Most wrist fractures can be safely treated without surgery using cast immobilization, but some need delayed surgeries after a few weeks to correct the wrist alignment and make sure it heals in the proper position. There is a need to early identify patients presented with wrist fracture who may require delayed surgery. If the decision that a participant will benefit from surgery can be planned earlier, this will reduce unnecessary time in a cast, time off work, and delay of surgery. In a previous study, our team identified several x-ray measures that may identify patients who may need delayed surgery. The present study aims to confirm if these x-ray features, with potential additional baseline clinical parameters, will better identify patients who need delayed surgery. This will enable surgeons and patients to make better decisions regarding surgical versus nonsurgical treatment at the initial consultation, based on the patient’s clinical and x-ray parameters.
1) Validate the previously developed model of radiographic parameters that predict delayed fracture displacement leading to surgical intervention,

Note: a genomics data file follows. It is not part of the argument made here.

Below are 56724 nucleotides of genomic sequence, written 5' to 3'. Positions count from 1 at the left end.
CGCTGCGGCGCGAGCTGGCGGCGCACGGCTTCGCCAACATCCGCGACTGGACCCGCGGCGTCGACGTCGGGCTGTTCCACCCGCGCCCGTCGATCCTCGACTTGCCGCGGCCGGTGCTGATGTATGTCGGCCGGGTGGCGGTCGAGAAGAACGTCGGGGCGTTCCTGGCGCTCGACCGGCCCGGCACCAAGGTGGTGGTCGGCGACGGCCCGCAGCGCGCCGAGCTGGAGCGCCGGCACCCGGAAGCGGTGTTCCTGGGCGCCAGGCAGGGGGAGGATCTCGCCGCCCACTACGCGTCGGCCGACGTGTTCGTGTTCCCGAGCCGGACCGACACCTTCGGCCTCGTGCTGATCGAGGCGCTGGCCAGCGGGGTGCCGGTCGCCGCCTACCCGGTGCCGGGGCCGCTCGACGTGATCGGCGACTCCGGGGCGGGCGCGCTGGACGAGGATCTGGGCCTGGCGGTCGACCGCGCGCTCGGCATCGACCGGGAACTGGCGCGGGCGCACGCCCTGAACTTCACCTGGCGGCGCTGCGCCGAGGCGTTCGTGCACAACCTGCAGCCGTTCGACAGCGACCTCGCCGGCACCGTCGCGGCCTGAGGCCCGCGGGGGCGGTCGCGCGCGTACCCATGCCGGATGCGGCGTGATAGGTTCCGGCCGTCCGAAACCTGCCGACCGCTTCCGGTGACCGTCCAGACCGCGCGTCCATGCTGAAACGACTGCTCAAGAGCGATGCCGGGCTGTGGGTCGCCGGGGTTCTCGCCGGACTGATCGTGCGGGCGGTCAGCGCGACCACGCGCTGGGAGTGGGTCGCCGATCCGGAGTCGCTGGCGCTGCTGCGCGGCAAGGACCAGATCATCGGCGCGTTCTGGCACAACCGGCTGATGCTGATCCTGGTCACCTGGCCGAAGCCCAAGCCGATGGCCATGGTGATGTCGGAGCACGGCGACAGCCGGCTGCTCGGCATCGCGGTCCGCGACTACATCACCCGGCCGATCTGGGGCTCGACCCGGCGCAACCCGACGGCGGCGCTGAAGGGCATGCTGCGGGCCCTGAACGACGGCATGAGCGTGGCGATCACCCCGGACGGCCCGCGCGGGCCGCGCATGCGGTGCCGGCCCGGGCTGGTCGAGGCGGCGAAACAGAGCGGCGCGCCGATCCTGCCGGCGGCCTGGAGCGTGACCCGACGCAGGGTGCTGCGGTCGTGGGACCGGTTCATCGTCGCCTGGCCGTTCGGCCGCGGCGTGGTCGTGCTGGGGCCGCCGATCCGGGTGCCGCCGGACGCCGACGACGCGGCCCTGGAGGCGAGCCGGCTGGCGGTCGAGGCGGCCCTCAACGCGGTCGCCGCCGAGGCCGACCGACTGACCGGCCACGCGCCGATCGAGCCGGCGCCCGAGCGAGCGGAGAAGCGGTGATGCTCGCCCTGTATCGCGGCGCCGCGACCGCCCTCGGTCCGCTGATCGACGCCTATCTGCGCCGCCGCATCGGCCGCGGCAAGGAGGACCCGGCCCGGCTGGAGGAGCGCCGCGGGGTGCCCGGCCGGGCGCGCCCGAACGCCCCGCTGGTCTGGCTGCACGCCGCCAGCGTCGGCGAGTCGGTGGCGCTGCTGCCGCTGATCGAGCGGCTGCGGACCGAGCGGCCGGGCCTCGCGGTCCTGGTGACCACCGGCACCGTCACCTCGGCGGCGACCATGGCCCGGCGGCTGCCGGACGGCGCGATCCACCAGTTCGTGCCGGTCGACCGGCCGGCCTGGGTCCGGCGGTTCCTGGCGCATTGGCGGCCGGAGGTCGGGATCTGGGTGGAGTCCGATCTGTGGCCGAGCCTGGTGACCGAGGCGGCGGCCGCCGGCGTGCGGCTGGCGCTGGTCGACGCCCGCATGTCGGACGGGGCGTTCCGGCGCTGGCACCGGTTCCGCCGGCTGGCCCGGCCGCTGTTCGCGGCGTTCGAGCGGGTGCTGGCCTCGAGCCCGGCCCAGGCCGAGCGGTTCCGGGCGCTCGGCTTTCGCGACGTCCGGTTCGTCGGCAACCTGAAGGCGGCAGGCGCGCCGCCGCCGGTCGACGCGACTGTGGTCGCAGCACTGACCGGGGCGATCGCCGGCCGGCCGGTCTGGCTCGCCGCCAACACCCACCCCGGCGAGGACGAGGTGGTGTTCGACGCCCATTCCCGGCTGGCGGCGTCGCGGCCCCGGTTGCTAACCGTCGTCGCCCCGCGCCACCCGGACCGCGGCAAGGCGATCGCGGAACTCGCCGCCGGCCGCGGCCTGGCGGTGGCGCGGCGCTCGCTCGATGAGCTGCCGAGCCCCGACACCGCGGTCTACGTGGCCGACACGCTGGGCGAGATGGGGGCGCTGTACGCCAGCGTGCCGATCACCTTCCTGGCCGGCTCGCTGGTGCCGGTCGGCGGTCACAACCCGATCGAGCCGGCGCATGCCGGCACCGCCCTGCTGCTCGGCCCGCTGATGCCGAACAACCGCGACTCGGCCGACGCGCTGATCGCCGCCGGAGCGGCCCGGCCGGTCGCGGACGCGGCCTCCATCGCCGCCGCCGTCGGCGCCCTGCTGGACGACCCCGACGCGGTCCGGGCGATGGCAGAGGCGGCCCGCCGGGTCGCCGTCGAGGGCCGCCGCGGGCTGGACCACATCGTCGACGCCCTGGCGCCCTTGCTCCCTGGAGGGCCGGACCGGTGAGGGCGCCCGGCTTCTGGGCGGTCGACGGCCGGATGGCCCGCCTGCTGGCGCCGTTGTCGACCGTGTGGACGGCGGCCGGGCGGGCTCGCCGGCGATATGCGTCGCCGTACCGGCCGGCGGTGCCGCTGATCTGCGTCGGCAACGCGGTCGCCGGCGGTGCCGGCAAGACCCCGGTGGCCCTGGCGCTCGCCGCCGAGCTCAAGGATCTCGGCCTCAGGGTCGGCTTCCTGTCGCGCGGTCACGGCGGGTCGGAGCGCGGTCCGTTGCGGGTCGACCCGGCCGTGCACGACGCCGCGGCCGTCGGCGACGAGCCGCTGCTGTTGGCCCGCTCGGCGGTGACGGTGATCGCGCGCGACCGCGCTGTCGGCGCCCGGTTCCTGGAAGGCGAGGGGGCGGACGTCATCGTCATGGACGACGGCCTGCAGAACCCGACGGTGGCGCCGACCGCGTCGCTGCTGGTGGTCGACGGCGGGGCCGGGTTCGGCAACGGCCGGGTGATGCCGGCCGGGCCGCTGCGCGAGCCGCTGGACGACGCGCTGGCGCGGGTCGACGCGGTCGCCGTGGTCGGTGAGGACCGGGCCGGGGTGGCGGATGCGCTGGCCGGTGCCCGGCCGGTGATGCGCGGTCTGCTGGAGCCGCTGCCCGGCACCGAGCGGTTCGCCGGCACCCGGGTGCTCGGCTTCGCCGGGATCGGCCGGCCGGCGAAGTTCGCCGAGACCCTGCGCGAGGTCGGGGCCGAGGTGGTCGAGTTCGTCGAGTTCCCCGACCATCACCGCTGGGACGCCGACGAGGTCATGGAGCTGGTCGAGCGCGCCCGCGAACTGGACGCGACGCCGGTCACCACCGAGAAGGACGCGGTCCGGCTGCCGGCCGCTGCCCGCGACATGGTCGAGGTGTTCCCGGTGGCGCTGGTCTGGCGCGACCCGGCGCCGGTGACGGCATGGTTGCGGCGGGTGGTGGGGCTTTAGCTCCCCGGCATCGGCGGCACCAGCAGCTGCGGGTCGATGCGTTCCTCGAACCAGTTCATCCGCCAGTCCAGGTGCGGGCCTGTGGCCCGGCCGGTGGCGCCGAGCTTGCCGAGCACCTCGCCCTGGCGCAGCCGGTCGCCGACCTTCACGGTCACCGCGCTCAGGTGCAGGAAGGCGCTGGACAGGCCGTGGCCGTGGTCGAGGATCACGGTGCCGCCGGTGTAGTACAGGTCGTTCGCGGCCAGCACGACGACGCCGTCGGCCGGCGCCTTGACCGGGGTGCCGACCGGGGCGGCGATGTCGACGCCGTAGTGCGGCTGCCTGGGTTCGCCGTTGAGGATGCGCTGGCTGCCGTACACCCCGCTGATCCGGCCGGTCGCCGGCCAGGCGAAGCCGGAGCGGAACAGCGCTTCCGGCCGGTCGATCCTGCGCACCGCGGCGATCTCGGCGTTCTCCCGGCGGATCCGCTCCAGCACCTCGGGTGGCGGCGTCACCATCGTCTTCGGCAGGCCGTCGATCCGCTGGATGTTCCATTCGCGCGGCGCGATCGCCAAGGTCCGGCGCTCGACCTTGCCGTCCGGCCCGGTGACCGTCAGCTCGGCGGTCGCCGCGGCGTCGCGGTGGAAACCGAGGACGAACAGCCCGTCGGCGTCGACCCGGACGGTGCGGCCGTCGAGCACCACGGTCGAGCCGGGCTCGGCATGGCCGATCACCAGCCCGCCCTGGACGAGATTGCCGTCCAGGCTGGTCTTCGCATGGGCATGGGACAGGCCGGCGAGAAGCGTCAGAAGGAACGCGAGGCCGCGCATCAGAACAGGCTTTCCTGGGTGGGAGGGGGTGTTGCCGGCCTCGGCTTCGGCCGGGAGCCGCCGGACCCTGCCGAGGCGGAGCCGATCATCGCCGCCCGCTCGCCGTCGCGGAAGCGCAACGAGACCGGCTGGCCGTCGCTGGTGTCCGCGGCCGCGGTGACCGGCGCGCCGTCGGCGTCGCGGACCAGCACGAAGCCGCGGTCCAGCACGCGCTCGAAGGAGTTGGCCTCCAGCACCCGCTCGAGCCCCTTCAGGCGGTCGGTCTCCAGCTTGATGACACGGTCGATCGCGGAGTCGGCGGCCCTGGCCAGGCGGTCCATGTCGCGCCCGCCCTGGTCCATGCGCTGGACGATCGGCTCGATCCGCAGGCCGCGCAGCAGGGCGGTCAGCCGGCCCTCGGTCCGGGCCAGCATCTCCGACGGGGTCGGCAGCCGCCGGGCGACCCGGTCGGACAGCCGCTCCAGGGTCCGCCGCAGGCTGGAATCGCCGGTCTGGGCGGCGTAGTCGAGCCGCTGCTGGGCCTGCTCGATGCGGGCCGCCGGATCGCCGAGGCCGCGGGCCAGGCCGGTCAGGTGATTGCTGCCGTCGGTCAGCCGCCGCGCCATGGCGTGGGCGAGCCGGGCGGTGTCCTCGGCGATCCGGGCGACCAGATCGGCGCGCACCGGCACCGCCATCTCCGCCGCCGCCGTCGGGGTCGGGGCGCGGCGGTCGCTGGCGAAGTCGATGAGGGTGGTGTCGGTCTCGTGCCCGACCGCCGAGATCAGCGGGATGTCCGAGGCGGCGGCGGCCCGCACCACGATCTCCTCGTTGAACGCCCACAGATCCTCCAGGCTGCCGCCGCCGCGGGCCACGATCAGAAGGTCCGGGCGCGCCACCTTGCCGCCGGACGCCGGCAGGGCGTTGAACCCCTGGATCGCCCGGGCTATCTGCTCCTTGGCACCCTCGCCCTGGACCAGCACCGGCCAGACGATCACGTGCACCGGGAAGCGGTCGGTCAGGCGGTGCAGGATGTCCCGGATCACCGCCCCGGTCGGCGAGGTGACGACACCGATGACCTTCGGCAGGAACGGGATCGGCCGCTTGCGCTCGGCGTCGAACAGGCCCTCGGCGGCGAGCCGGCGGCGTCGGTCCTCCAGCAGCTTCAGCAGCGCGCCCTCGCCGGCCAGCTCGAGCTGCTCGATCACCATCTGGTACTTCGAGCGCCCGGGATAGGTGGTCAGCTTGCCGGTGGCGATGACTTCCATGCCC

2) Identify additional clinical parameters that predict delayed fracture displacement,
3) Determine the relationship between time-from-injury-to-surgical intervention and patient outcomes,
4) Examine whether delayed surgical intervention influences the cost of treatment of DRF,
5) Determine the surgeon-based primary reason(s) for proceeding with surgical treatment.
This prospective study aims to optimize the prediction of delayed DRF displacement using clinical, demographic, radiographic, and patient-reported outcomes (PROMs). This research will assist with achieving optimal return to work outcomes in individuals experiencing lost time at work or restrictions in work duties following DRF.
Prism S. Schneider, Dr. Robert Korley, Dr. Andrew Dodd, Dr. Ryan Martin, Dr. Paul Duffy, Calgary Orthopaedic Resident Research Group (CORRG)
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